I haven't discussed about the blood group issue ("hunter vs farmer theory" - which I think is a racist theory of nihonjinron) with most of them (maybe only 50 people), but I haven't met a single person (not even those with a very good knowledge of the West and excellent education) that did not believe in this blatantly false myth (see here for details). Of course they were taught about it at school (why ? if not for racist and nationalistic purposes ?) but had they but a little sense of critical thinking they should see that it is just not possible (first of all Japan was not an agricultural country until after the fall of the Roman Empire).

    Last month, a doctor (PhD) in medicine working in genetical research, also told me about this absurd theory. I asked her if she learnt that during her medical studies, but she said that it was in primary school. So, eventhough she has the specialist knowledge to understand how ridiculous and racist this theory is, she never questioned it as it was inculcated in her mind at a very young age. After our discussion, she understood that she was mistaken (probably ashamed too), but it took 15 min of historical explanations, and she would come back with even more misguided arguments such as "But Europeans always ate meat, while the Japanese were vegetarian" To which I had to explain that until recently meat was a luxury even in the West, and that some medieval peasant never ate meat as they couldn't afford it. But in Japan, only 4-legged animals were prohibited bu Buddhism, and fish and chicken was eaten, at least by well-off people (like in Europe). This doctor had plenty of other prejudiced ideas or misconceptions about the West (or about China, as we also discussed that).

    So, I really have to talk to a selected part of the elite (visibly a PhD in medicine is not enough) to find some decent people that do not look surprise because "my country has four seasons", "there are as many A as O blood-types in both Europe and Japan", "some Chinese and Westerners also like sushi" or I can read the kanji on my electronic dictionary during the lesson.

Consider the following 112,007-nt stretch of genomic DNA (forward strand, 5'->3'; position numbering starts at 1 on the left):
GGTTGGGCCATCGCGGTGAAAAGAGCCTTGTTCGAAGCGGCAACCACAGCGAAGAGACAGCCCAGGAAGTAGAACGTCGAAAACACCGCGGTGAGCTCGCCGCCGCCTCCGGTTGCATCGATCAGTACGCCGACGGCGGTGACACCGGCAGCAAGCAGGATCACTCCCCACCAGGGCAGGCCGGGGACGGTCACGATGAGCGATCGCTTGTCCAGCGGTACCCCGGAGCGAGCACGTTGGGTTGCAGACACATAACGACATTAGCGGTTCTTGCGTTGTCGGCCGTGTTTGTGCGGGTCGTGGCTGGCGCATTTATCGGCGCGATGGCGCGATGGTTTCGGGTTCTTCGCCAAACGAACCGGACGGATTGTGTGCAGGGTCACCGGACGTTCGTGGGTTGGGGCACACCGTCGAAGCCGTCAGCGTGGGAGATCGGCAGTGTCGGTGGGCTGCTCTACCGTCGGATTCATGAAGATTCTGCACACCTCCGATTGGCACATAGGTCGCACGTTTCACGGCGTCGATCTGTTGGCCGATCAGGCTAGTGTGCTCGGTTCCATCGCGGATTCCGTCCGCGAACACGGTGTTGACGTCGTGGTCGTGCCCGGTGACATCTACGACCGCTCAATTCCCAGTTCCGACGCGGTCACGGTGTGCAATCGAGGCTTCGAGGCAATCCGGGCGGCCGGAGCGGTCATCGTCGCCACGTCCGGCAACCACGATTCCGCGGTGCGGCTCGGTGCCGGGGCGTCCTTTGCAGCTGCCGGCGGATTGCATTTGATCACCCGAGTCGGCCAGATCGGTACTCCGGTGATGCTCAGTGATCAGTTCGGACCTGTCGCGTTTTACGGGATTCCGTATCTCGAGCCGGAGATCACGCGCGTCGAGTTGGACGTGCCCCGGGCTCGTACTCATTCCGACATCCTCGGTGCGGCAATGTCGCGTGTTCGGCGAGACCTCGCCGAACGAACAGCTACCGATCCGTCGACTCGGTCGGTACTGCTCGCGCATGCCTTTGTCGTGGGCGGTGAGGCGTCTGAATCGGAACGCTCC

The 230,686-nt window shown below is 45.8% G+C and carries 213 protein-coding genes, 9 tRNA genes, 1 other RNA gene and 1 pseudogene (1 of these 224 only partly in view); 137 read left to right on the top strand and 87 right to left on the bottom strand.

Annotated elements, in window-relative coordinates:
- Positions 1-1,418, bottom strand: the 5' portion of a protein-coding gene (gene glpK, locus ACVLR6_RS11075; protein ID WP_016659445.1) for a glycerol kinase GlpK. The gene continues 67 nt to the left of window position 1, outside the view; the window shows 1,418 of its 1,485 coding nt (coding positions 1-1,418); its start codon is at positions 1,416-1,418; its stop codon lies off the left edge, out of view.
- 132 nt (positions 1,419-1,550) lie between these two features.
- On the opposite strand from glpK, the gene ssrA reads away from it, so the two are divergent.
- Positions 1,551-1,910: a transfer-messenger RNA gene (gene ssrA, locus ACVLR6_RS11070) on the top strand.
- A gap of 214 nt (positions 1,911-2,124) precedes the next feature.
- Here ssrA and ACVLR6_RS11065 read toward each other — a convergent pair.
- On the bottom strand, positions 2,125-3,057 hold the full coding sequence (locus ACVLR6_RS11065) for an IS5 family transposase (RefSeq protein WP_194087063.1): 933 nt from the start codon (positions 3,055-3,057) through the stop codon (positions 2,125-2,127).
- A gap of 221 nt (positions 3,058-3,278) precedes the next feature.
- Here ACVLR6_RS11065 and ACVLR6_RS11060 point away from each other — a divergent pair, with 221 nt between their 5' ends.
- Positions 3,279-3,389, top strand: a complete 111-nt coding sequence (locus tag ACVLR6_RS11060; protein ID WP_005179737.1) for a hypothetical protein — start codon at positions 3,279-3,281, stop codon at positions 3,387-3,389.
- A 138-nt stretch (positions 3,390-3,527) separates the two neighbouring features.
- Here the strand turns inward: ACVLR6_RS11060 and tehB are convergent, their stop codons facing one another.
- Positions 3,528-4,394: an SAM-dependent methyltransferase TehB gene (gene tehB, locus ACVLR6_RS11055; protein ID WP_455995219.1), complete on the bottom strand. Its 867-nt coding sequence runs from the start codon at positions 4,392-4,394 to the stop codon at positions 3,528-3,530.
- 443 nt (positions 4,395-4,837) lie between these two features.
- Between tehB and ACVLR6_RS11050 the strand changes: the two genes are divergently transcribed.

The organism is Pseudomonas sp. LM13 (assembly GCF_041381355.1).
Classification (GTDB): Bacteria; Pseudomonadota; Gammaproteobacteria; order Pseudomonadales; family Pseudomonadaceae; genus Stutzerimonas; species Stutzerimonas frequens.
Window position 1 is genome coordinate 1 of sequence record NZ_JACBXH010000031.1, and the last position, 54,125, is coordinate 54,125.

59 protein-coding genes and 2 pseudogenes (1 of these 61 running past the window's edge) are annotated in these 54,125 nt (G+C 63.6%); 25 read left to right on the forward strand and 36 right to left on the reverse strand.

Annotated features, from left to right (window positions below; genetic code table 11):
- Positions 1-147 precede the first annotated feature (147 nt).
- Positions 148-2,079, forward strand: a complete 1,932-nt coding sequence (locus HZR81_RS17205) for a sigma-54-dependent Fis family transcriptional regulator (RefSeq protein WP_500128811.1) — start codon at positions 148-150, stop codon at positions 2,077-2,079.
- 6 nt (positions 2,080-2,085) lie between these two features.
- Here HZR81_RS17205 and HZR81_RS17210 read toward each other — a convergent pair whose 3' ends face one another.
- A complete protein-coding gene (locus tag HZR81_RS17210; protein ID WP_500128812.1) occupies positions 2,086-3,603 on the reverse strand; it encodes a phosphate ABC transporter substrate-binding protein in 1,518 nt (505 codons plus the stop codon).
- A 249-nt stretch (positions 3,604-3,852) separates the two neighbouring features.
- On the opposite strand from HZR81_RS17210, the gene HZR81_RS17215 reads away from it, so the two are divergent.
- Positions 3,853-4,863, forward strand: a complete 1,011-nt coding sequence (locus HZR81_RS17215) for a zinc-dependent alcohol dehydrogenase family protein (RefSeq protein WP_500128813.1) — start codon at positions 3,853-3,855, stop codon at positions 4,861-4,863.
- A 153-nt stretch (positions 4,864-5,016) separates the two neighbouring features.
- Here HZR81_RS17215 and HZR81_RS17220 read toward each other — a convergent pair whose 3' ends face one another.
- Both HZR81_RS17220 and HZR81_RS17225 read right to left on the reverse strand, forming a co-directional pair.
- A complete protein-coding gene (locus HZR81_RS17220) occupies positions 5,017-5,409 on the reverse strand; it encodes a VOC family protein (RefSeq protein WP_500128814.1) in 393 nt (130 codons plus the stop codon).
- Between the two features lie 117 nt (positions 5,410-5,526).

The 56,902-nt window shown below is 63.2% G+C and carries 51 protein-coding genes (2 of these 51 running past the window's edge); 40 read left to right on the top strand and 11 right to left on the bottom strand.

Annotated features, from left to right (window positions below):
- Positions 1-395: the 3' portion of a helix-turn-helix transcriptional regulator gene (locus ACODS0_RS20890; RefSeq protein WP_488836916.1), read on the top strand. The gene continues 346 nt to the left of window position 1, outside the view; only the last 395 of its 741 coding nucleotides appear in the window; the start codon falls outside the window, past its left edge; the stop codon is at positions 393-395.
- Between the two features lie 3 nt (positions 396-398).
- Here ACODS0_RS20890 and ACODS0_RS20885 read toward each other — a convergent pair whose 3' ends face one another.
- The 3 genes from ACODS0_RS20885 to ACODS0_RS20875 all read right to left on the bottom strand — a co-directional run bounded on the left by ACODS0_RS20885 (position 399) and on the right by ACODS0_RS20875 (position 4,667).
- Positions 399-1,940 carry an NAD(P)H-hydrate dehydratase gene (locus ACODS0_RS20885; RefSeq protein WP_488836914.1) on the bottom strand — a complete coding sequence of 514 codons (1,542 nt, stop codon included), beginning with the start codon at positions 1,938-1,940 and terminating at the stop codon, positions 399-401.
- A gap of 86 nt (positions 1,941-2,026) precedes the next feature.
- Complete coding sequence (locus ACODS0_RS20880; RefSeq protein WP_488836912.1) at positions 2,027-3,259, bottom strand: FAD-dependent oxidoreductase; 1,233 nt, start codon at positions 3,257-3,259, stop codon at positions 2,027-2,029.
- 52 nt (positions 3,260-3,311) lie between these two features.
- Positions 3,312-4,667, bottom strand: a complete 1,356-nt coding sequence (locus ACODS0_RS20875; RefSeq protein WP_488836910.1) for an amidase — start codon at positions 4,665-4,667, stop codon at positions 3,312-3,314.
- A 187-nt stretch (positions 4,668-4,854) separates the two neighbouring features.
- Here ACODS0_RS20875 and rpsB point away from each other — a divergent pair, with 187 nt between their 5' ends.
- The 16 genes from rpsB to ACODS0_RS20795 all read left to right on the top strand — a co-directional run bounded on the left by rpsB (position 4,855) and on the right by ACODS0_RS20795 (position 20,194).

It's not related to their travel experience either, as I have only met 2 or 3 people who had never been abroad among my students (more amongst my wife's friends though - which is probably normal as a good deal of those who study English are interested in travelling/studying/living abroad).

    Don't even get me started about elderly people ! My grand-mother-in-law is a good example... I won't say more...

    So what shall I do ? Close my eyes on the reality ? Turn a deaf ear to all the weird things I hear ? Sometimes I can, but some issue (like this hunter vs farmer thing) really get on my nerves and make me fume.

    Ever since I was a child, I have doubted the veracity of some of the things I were taught (at school or by my parents) and asked for "proofs" if I was not convinced. That's how I already had arguments with my religion teacher when I was 6 years old (quite precocious, but frankly how can you be made to believe that "the heart is the symbol of goodness, and at the same time that god decided that those on his rights were the good/chosen ones, so why if god made us, did he choose to place our heart to the left". This is just one of the reasonings of my childhood, but I am digressing).

    So how can't even well-educated and intelligent Japanese not know such basic things ! Why should a well-travelled businessman ask me if we have 4 seasons in Europe, when he has been there several times ?! Don't Japanese know that the European concept of Christmas (which the Japanese love to copy) is associated with snow because Christmas is in December ? Don't they make the connection between what they see/hear in the news in Japan (e.g. "heat wave hit Europe, many die in France", "Forest fire in Spain", "recored 38.5'C in London", etc.) with the fact that summers can be hot in summer. They all know that if it's hot in summer and cold in winter, temperatures have to change in between. They know that countries like the Netherlands are famous for tulips in Spring. All the Japanese I have met knew that (maybe because of the famous Huis ten Bosch "Dutch village" theme park near Nagasaki). They have all seen dozens of movies which are set in various European countries. They all have the information necessary, but can't think by themsevles. I just can't understand that.